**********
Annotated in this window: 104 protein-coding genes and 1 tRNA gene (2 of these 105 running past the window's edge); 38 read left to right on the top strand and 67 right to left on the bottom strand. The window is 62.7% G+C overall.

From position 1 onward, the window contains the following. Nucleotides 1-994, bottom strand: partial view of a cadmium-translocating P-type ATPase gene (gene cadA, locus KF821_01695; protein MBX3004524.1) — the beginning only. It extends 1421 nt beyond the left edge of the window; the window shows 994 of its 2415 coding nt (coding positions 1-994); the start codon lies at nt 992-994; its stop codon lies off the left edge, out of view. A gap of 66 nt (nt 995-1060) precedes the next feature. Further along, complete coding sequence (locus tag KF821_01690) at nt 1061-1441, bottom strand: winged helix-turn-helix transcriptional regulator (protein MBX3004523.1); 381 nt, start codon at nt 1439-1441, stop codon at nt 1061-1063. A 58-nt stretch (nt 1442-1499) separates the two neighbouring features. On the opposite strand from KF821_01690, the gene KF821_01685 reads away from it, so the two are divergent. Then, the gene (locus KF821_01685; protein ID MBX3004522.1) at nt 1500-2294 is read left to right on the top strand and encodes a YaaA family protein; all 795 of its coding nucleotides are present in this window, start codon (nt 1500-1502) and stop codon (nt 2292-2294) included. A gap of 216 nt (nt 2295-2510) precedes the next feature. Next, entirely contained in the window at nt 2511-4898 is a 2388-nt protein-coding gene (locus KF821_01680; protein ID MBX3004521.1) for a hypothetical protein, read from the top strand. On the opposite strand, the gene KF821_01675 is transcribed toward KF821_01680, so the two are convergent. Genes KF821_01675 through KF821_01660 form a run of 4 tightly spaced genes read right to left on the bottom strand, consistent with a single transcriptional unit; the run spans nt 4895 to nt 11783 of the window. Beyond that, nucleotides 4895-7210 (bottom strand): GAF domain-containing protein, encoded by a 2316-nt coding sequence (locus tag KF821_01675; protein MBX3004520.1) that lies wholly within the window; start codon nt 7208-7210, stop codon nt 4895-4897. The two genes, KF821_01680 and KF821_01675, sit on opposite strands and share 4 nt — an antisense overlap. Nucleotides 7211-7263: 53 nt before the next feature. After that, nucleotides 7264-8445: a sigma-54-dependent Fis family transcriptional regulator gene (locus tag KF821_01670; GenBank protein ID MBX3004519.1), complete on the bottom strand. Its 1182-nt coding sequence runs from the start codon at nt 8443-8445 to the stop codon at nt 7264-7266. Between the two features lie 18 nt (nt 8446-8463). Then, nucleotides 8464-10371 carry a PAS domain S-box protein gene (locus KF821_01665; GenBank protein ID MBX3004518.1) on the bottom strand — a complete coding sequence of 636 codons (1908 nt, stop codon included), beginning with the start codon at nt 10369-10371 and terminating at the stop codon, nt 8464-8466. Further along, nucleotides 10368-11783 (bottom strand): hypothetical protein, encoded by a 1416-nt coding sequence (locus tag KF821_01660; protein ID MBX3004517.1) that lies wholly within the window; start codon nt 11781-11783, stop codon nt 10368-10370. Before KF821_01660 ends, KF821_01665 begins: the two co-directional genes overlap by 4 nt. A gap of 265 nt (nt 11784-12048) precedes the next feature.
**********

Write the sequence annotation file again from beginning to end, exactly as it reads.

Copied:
Annotated in this window: 104 protein-coding genes and 1 tRNA gene (2 of these 105 running past the window's edge); 38 read left to right on the top strand and 67 right to left on the bottom strand. The window is 62.7% G+C overall.

From position 1 onward, the window contains the following. Nucleotides 1-994, bottom strand: partial view of a cadmium-translocating P-type ATPase gene (gene cadA, locus KF821_01695; protein MBX3004524.1) — the beginning only. It extends 1421 nt beyond the left edge of the window; the window shows 994 of its 2415 coding nt (coding positions 1-994); the start codon lies at nt 992-994; its stop codon lies off the left edge, out of view. A gap of 66 nt (nt 995-1060) precedes the next feature. Further along, complete coding sequence (locus tag KF821_01690) at nt 1061-1441, bottom strand: winged helix-turn-helix transcriptional regulator (protein MBX3004523.1); 381 nt, start codon at nt 1439-1441, stop codon at nt 1061-1063. A 58-nt stretch (nt 1442-1499) separates the two neighbouring features. On the opposite strand from KF821_01690, the gene KF821_01685 reads away from it, so the two are divergent. Then, the gene (locus KF821_01685; protein ID MBX3004522.1) at nt 1500-2294 is read left to right on the top strand and encodes a YaaA family protein; all 795 of its coding nucleotides are present in this window, start codon (nt 1500-1502) and stop codon (nt 2292-2294) included. A gap of 216 nt (nt 2295-2510) precedes the next feature. Next, entirely contained in the window at nt 2511-4898 is a 2388-nt protein-coding gene (locus KF821_01680; protein ID MBX3004521.1) for a hypothetical protein, read from the top strand. On the opposite strand, the gene KF821_01675 is transcribed toward KF821_01680, so the two are convergent. Genes KF821_01675 through KF821_01660 form a run of 4 tightly spaced genes read right to left on the bottom strand, consistent with a single transcriptional unit; the run spans nt 4895 to nt 11783 of the window. Beyond that, nucleotides 4895-7210 (bottom strand): GAF domain-containing protein, encoded by a 2316-nt coding sequence (locus tag KF821_01675; protein MBX3004520.1) that lies wholly within the window; start codon nt 7208-7210, stop codon nt 4895-4897. The two genes, KF821_01680 and KF821_01675, sit on opposite strands and share 4 nt — an antisense overlap. Nucleotides 7211-7263: 53 nt before the next feature. After that, nucleotides 7264-8445: a sigma-54-dependent Fis family transcriptional regulator gene (locus tag KF821_01670; GenBank protein ID MBX3004519.1), complete on the bottom strand. Its 1182-nt coding sequence runs from the start codon at nt 8443-8445 to the stop codon at nt 7264-7266. Between the two features lie 18 nt (nt 8446-8463). Then, nucleotides 8464-10371 carry a PAS domain S-box protein gene (locus KF821_01665; GenBank protein ID MBX3004518.1) on the bottom strand — a complete coding sequence of 636 codons (1908 nt, stop codon included), beginning with the start codon at nt 10369-10371 and terminating at the stop codon, nt 8464-8466. Further along, nucleotides 10368-11783 (bottom strand): hypothetical protein, encoded by a 1416-nt coding sequence (locus tag KF821_01660; protein ID MBX3004517.1) that lies wholly within the window; start codon nt 11781-11783, stop codon nt 10368-10370. Before KF821_01660 ends, KF821_01665 begins: the two co-directional genes overlap by 4 nt. A gap of 265 nt (nt 11784-12048) precedes the next feature.